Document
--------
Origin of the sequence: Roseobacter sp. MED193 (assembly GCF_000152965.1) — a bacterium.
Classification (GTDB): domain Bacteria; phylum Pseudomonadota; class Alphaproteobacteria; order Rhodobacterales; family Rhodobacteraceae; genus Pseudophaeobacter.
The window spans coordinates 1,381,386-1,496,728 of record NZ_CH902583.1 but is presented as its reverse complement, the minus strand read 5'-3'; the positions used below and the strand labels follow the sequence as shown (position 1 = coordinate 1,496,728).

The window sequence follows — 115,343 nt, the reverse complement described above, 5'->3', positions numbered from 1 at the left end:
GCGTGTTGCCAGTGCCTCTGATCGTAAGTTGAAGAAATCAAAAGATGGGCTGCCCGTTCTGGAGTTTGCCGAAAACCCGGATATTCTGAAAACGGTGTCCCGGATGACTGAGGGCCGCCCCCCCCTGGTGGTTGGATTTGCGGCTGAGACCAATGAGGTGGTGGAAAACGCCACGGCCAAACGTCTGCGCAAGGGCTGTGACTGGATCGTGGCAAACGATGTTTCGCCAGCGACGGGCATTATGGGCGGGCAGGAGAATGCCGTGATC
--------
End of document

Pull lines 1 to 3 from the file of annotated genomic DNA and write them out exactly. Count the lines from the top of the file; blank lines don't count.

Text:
Origin of the sequence: Roseobacter sp. MED193 (assembly GCF_000152965.1) — a bacterium.
Classification (GTDB): domain Bacteria; phylum Pseudomonadota; class Alphaproteobacteria; order Rhodobacterales; family Rhodobacteraceae; genus Pseudophaeobacter.
The window spans coordinates 1,381,386-1,496,728 of record NZ_CH902583.1 but is presented as its reverse complement, the minus strand read 5'-3'; the positions used below and the strand labels follow the sequence as shown (position 1 = coordinate 1,496,728).